Jean Sibelius (1865–1957) Finlandia Op. 26
Tone Poem [orch] duration: 9'
220.127.116.11. – 18.104.22.168. – timp.perc – str
Finlandia Op. 26 numbers among the most frequently played and best known works by Jean Sibelius.
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The tone poem Finlandia op. 26 was written in fall 1899 as the closing piece of the "Music for the Press Celebrations," in which the Finnish intelligentsia voiced its protest against the Russian government's tightening of the censorship laws. In its final form, the work was given its world premiere in Helsinki on 2 July 1900 under the title "Suomi" (Finland). The orchestra then went on a European tour which also led them to the World's Fair in Paris. Immediately after this tour, Finlandia won its lasting celebrity.
Finlandia op. 26 numbers among the most frequently played and best known works by Sibelius. The title itself emphasizes the national component which so decisively stamped Sibelius’ music. Although the composer adhered to the traditions of the 19th century, he nonetheless transcended this retrospective outlook and fused Romantic elements together with specific Finnish traits, as can be found in his melodic structure for example. Sibelius also often referred to Finnish history and mythology in his tone poems, which he based on extra-musical programs. His aim was to create a national music which at the same time could satisfy the criteria of art music.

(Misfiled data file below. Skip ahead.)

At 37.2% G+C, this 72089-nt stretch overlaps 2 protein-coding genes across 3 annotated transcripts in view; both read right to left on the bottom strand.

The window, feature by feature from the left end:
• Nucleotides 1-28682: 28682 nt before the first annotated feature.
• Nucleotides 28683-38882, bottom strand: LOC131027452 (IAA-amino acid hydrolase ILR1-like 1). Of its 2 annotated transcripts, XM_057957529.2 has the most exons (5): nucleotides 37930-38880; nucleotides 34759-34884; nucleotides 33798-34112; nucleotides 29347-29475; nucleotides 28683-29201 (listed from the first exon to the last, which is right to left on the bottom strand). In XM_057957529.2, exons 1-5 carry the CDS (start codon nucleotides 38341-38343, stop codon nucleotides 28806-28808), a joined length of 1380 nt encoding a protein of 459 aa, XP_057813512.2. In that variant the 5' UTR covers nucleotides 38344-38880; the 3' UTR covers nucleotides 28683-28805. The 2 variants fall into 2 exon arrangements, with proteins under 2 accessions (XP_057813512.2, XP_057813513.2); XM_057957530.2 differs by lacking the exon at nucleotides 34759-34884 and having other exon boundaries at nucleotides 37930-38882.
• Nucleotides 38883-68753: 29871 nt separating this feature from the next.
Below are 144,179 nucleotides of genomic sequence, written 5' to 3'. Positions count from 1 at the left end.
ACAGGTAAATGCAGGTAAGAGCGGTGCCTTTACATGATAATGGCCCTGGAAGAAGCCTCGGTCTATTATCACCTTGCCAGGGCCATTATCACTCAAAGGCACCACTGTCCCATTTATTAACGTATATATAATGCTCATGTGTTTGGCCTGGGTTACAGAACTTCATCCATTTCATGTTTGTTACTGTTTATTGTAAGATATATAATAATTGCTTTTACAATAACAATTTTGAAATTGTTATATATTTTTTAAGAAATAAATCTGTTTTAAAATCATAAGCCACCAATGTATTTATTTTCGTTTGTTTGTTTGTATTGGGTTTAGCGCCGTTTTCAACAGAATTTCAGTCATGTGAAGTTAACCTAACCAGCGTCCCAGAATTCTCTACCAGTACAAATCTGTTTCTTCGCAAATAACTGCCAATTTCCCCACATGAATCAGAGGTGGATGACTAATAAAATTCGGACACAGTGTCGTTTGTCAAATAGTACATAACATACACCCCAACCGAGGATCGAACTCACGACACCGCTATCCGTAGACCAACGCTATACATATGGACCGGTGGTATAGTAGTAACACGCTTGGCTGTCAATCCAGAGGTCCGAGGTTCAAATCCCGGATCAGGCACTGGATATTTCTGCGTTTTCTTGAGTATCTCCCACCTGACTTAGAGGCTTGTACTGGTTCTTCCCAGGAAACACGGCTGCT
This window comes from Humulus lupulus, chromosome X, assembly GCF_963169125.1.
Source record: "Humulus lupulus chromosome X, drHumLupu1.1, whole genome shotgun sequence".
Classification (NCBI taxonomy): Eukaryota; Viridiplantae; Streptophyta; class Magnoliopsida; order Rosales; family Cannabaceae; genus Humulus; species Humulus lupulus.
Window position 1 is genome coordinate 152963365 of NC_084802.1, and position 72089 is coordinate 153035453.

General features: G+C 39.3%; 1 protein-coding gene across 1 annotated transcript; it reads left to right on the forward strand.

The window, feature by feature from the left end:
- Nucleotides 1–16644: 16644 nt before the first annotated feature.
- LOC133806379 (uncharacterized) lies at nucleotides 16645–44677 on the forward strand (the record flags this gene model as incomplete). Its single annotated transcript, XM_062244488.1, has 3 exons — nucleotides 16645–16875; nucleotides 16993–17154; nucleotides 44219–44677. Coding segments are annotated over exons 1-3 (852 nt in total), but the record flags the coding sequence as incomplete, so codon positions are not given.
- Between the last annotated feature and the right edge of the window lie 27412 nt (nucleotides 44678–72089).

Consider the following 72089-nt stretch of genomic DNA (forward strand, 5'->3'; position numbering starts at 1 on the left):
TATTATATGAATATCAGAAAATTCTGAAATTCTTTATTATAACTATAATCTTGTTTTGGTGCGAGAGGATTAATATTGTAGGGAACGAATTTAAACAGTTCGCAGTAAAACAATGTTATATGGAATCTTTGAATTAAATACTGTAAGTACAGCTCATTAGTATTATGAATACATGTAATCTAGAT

Finlandia owes its origin to a concrete political event. 1899, the year Finlandia was written, is also the year in which Russia considerably tightened its political pressure on Finland. The period of passive opposition set in. In the form of charity events, called “press galas,” the Finnish people attempted to preserve and strengthen their national identity. During one such event which took place from 3 to 5 November 1899, six “tableaux vivants” from Finnish history and mythology were represented, to which Sibelius composed the music. Instead of the national anthem, which usually closed such a festivity, the symphonic poem Finlandia was heard. The message and function of the work were thus solidly established. Finlandia offered an enormous potential for national identification, which led it to be banned in Finland. However, it was often played abroad and soon became very popular.
When Jean Sibelius was asked in March 1900 to write an overture for a concert of the Orchestra of the Philharmonic Society at the occasion of the World Exhibition in Paris, he did not compose a new work, but revised the finale to the Music for the Press Pension Celebrations.
The present piano version was already publised in the fall of that year.
In contrast to Sibelius’ other symphonic poems, elements from Finnish music do not really predominate here. This may seem curious at first, since Finlandia is the very embodiment of Finnish national music. But here it is the anthem-like character which is in the forefront. Striking and easily remembered motifs and themes serve the function of the piece better than differentiated and highly elaborated melodic textures, for example. A clear formal concept with distinct ceasurae and transitions is preferred to broadly rambling and developing passages. Sibelius was less interested in specific Finnish elements than in a concise and comprehensible musical statement. Finlandia ends with a grand crescendo to fortissimo which symbolizes the Finnish people’s ardent hope for freedom.
Wiesbaden, Fall 1987